voted for the cap. Other than that? We have supported universal credit.


You voted against it in the third reading. We voted against some of


the specifics. If you look at universal credit, they have had to


write off nearly ?900 million of spending. I'm not on the rights and


wrongs, I'm trying to work out what you voted for. Some of the things we


are going to go further than the government with. For example,


cutting benefits for young people who don't sign of the training. The


government had introduced that. For example, saying that the richest


pensioners should not get the winter fuel allowance, that is something


the government haven't signed up. You would get that under Labour and


this government haven't signed up for it. ?100 million on the winter


fuel allowance and ?65 million on youth training. ?165 million. How


big is the welfare budget? The cap would apply to ?120 billion. And


you've saved 125 -- 165 million? Those are cuts that we said we would


do in government. If you look at the real prize from the changes Ed


Miliband announced in the youth allowance, it's not the short-term


savings, it's the fact that each of these young people, who are


currently on unemployment benefits without the skills we know they need


to succeed in life, they will cost the taxpayer ?2000 per year. I will


come onto that. You mentioned universal credit, which the


government regards as the flagship reform. It's had lots of troubles


with it and it merges six benefits into one. You voted against it in


the third reading and given lukewarm support in the past. We have not


said he would abandon it, but now you say you are for it. You are all


over the place. We set up the rescue committee in autumn of last year


because we have seen from the National Audit Office and the Public


Accounts Committee, report after report showing that the project is


massively overbudget and is not going to be delivered according to


the government timetable. We set up the committee because we believe in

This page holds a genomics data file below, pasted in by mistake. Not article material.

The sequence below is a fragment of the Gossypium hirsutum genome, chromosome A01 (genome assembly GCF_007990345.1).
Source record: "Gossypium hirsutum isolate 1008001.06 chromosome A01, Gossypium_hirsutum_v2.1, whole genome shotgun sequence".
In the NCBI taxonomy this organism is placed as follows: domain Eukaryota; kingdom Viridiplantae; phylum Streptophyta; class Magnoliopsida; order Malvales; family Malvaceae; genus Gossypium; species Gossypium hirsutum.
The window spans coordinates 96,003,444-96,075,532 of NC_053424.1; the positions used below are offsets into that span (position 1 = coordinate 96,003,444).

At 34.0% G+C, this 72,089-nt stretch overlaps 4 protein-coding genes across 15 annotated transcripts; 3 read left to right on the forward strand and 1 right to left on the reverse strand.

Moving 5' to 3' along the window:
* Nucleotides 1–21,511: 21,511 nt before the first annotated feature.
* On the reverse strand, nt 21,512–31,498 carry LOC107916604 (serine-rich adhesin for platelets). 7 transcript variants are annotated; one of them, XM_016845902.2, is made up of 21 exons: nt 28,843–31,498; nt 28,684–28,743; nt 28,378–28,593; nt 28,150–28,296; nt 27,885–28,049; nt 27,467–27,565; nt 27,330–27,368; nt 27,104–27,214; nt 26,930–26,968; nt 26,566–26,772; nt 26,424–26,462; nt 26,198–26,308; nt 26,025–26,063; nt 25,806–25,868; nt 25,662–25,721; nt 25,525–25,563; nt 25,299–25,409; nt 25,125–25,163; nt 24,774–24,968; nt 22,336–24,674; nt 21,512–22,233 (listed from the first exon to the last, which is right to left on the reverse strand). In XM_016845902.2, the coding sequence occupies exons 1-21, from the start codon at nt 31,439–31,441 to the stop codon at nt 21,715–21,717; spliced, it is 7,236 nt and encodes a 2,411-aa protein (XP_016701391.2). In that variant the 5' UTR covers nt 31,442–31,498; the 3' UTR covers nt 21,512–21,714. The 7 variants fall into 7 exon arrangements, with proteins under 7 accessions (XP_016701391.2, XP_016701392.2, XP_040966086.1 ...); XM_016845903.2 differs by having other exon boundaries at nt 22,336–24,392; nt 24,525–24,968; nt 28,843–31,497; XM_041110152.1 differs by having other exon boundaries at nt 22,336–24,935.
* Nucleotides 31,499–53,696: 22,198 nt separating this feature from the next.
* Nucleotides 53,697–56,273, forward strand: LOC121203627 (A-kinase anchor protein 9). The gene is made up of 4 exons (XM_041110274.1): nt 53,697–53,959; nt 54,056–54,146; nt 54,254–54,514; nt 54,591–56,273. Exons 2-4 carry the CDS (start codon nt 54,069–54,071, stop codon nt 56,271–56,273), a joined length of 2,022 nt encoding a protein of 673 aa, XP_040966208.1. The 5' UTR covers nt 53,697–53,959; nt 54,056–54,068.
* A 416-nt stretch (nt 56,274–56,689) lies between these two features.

the principle of universal credit and think it is the right thing to


do. Can you tell us now if you will keep it or not? Because there is no


transparency and we have no idea. We are awash with information. We are


not. The government, in the most recent National audit Forest --


National Audit Office statement said it was a reset project. This is


really important. This is a flagship government programme, and it's going


to cost ?12.8 billion to deliver, and we don't know what sort of state


it is in, so we have said that if we win at the next election, we will


pause that for three months and calling... Will you stop the pilots?


We don't know what status they will have. We would stop the build of the


system for three months, calling the National Audit Office to do awards


and all report. The government don't need to do this until the next


general election, they could do it today. Stop throwing good money


after bad and get a grip of this incredibly important programme. You


said you don't know enough to a view now. So when you were invited to a


job centre where universal credit is being rolled out to see how it was


working, you refused to go. Why? We asked were a meeting with Iain


Duncan Smith and he cancelled the meeting is three times. I'm talking


about the visit when you were offered to go to a job centre and


you refused. We had an appointment to meet Iain Duncan Smith at the


Department for Work and Pensions and said he cancelled and was not


available, but he wanted us to go to the job centre. We wanted to talk to


him and his officials, which she did. Would it be more useful to go


to the job centre and find out how it was working. He's going to tell


you it's working fine. Advice Bureau in Hammersmith, they


are working to help the people trying to claim universal credit.


Iain Duncan Smith cancelled three meetings. That is another issue, I


was asking about the job centre. It is not another issue because Iain


Duncan Smith fogged us off. This week you said that jobless


youngsters who won't take training will lose their welfare payments.


How many young people are not in work training or education? There


are 140,000 young people claiming benefits at the moment, but 850,000


young people who are not in work at the moment. This applies to around


100,000 young people. There are actually 975,000, 16-24 -year-olds,


not in work, training or education. Your proposal only applies to


100,000 of them, why? This is applying to young people who are


signing on for benefits rather than signing up for training. We want to


make sure that all young people... Why only 100,000? They


currently getting job-seeker's allowance. We are saying you


currently getting job-seeker's just sign up to... Can I get you


currently getting job-seeker's respond to this, the number of


people not in work, training respond to this, the number of


than you are respond to this, the number of


turn -- long-term unemployment is an entrenched problem... This issue